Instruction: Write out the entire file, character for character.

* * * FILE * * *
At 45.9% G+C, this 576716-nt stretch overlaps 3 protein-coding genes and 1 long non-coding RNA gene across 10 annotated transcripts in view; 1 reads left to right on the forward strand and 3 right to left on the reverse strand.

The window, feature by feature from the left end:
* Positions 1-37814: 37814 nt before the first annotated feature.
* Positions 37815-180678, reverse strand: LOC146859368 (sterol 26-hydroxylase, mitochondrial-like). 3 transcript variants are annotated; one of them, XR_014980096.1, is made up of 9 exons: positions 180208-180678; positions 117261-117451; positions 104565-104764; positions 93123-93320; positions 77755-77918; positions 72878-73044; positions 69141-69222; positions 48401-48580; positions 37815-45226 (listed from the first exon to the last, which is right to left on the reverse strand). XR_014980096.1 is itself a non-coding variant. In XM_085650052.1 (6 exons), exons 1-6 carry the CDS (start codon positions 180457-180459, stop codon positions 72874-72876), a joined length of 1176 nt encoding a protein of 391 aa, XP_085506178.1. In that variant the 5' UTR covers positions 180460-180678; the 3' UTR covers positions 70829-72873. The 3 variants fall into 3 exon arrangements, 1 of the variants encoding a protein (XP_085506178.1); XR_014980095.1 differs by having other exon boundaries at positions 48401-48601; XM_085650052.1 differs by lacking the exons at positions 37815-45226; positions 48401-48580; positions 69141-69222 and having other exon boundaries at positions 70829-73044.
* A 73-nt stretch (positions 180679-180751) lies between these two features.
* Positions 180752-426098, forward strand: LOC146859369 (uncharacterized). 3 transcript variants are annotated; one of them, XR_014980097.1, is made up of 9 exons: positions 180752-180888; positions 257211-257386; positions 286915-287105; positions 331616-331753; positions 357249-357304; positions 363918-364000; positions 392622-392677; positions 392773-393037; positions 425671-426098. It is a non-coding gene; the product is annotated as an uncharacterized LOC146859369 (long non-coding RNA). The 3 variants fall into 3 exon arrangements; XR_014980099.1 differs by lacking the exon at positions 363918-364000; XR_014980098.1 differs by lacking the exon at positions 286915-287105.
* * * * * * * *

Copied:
At 45.9% G+C, this 576716-nt stretch overlaps 3 protein-coding genes and 1 long non-coding RNA gene across 10 annotated transcripts in view; 1 reads left to right on the forward strand and 3 right to left on the reverse strand.

The window, feature by feature from the left end:
* Positions 1-37814: 37814 nt before the first annotated feature.
* Positions 37815-180678, reverse strand: LOC146859368 (sterol 26-hydroxylase, mitochondrial-like). 3 transcript variants are annotated; one of them, XR_014980096.1, is made up of 9 exons: positions 180208-180678; positions 117261-117451; positions 104565-104764; positions 93123-93320; positions 77755-77918; positions 72878-73044; positions 69141-69222; positions 48401-48580; positions 37815-45226 (listed from the first exon to the last, which is right to left on the reverse strand). XR_014980096.1 is itself a non-coding variant. In XM_085650052.1 (6 exons), exons 1-6 carry the CDS (start codon positions 180457-180459, stop codon positions 72874-72876), a joined length of 1176 nt encoding a protein of 391 aa, XP_085506178.1. In that variant the 5' UTR covers positions 180460-180678; the 3' UTR covers positions 70829-72873. The 3 variants fall into 3 exon arrangements, 1 of the variants encoding a protein (XP_085506178.1); XR_014980095.1 differs by having other exon boundaries at positions 48401-48601; XM_085650052.1 differs by lacking the exons at positions 37815-45226; positions 48401-48580; positions 69141-69222 and having other exon boundaries at positions 70829-73044.
* A 73-nt stretch (positions 180679-180751) lies between these two features.
* Positions 180752-426098, forward strand: LOC146859369 (uncharacterized). 3 transcript variants are annotated; one of them, XR_014980097.1, is made up of 9 exons: positions 180752-180888; positions 257211-257386; positions 286915-287105; positions 331616-331753; positions 357249-357304; positions 363918-364000; positions 392622-392677; positions 392773-393037; positions 425671-426098. It is a non-coding gene; the product is annotated as an uncharacterized LOC146859369 (long non-coding RNA). The 3 variants fall into 3 exon arrangements; XR_014980099.1 differs by lacking the exon at positions 363918-364000; XR_014980098.1 differs by lacking the exon at positions 286915-287105.